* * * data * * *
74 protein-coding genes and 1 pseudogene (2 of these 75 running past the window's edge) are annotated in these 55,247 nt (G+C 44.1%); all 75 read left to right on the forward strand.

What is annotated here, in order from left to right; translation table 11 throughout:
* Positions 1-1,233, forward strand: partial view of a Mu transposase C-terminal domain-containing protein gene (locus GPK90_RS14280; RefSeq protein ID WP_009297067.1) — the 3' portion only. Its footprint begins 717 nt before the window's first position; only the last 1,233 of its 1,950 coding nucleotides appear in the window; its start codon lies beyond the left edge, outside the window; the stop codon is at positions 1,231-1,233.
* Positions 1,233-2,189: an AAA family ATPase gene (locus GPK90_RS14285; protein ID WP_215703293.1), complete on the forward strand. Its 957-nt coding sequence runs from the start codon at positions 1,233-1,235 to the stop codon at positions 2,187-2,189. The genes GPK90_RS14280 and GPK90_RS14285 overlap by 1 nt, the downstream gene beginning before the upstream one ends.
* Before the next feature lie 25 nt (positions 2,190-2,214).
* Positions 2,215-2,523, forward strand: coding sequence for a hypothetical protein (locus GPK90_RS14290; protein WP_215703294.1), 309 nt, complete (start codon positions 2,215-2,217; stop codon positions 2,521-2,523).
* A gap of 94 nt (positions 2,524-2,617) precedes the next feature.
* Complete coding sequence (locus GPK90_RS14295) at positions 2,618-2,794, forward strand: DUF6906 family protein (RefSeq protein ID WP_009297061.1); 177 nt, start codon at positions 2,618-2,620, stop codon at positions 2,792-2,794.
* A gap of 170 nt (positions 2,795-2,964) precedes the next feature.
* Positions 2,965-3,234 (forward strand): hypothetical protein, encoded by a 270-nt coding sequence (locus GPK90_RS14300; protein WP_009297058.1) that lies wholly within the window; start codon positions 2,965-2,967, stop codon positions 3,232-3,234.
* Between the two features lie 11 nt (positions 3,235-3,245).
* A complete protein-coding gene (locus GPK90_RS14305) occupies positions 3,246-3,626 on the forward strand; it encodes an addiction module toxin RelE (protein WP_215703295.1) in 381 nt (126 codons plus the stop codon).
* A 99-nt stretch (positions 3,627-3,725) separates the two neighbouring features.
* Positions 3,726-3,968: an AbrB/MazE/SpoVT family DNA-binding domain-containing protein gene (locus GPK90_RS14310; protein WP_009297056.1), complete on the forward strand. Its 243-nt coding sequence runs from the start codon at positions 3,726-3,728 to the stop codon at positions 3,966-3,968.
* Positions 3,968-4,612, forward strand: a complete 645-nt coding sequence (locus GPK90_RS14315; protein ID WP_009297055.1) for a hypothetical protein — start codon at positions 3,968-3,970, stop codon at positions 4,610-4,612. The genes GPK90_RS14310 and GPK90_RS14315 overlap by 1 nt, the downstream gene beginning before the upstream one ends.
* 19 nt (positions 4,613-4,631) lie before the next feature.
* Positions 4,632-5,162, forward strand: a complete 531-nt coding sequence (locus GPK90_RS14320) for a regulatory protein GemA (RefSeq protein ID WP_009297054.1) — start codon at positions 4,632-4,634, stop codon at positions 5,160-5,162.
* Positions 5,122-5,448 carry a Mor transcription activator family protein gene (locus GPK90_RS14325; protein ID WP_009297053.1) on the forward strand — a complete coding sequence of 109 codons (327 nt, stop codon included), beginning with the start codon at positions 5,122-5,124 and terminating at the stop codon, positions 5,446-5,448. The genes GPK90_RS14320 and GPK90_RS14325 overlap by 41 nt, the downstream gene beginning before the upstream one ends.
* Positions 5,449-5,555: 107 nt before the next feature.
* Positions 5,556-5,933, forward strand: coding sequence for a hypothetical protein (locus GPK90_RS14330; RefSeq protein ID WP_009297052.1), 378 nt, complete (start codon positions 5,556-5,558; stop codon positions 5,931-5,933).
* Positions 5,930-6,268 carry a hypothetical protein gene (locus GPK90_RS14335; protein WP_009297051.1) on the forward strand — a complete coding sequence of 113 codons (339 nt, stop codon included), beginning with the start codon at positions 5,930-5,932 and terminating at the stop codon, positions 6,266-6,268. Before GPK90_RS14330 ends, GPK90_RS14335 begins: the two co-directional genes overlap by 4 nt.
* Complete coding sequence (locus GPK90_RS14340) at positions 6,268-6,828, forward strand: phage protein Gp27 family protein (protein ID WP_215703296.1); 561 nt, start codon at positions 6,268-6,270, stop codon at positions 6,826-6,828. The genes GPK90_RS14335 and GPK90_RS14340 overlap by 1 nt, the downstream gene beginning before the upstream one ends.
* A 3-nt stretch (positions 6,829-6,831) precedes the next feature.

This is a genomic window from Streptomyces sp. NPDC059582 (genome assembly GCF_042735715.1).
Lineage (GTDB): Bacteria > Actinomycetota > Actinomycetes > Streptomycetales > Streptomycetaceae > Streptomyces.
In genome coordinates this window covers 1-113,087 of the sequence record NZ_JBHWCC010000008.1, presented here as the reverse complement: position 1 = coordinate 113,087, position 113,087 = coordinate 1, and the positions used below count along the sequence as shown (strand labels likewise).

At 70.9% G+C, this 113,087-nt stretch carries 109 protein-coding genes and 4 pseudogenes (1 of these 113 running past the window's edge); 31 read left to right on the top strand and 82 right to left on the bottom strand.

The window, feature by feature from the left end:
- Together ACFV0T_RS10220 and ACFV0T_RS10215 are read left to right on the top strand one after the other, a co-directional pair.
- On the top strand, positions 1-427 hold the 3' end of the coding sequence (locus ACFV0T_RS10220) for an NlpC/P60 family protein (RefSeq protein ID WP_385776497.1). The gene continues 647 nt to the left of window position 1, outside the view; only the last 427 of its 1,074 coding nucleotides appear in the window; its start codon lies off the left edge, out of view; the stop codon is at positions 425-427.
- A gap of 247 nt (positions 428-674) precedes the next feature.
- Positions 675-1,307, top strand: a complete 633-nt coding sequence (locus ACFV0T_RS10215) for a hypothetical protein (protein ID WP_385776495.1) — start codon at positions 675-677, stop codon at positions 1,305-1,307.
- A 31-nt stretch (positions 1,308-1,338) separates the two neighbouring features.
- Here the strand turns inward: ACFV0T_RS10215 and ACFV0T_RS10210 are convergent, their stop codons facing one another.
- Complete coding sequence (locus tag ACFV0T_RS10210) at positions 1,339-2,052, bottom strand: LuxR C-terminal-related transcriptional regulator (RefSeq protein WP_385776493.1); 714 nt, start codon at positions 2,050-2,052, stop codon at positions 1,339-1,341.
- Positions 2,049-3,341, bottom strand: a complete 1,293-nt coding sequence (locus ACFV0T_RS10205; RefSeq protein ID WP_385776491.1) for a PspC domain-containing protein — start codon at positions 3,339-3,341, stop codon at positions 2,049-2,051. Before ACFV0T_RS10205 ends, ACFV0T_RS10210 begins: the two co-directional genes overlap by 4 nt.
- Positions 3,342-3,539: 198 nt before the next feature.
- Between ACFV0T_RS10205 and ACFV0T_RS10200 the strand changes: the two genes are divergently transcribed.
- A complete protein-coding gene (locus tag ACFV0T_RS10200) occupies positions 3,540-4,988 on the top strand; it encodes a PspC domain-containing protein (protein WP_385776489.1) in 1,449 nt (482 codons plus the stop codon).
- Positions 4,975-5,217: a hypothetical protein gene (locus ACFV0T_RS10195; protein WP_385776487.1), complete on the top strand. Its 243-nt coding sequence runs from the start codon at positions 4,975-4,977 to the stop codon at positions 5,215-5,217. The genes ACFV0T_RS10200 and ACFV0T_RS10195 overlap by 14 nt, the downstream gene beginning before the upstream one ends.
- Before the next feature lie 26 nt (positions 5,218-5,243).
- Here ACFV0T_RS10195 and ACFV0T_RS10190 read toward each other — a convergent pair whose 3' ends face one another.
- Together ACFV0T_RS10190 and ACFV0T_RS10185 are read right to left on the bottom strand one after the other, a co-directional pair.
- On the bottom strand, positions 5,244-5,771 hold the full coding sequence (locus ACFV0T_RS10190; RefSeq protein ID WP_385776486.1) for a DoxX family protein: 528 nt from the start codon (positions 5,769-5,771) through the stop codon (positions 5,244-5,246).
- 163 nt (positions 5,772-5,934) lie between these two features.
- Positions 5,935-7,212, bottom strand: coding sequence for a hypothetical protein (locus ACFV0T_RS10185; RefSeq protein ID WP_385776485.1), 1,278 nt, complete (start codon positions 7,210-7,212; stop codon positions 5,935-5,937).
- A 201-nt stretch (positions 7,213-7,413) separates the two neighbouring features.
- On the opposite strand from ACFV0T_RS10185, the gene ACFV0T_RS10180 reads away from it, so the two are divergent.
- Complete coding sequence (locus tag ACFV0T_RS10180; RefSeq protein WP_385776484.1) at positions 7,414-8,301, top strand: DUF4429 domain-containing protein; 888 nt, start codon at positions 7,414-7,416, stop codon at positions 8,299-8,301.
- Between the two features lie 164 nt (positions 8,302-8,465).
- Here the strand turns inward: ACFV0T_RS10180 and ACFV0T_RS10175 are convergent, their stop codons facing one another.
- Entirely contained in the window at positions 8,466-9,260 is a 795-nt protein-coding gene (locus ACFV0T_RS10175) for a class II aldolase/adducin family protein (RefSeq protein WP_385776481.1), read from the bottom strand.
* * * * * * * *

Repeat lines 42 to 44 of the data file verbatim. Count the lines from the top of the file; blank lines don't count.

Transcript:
- Here ACFV0T_RS10195 and ACFV0T_RS10190 read toward each other — a convergent pair whose 3' ends face one another.
- Together ACFV0T_RS10190 and ACFV0T_RS10185 are read right to left on the bottom strand one after the other, a co-directional pair.
- On the bottom strand, positions 5,244-5,771 hold the full coding sequence (locus ACFV0T_RS10190; RefSeq protein ID WP_385776486.1) for a DoxX family protein: 528 nt from the start codon (positions 5,769-5,771) through the stop codon (positions 5,244-5,246).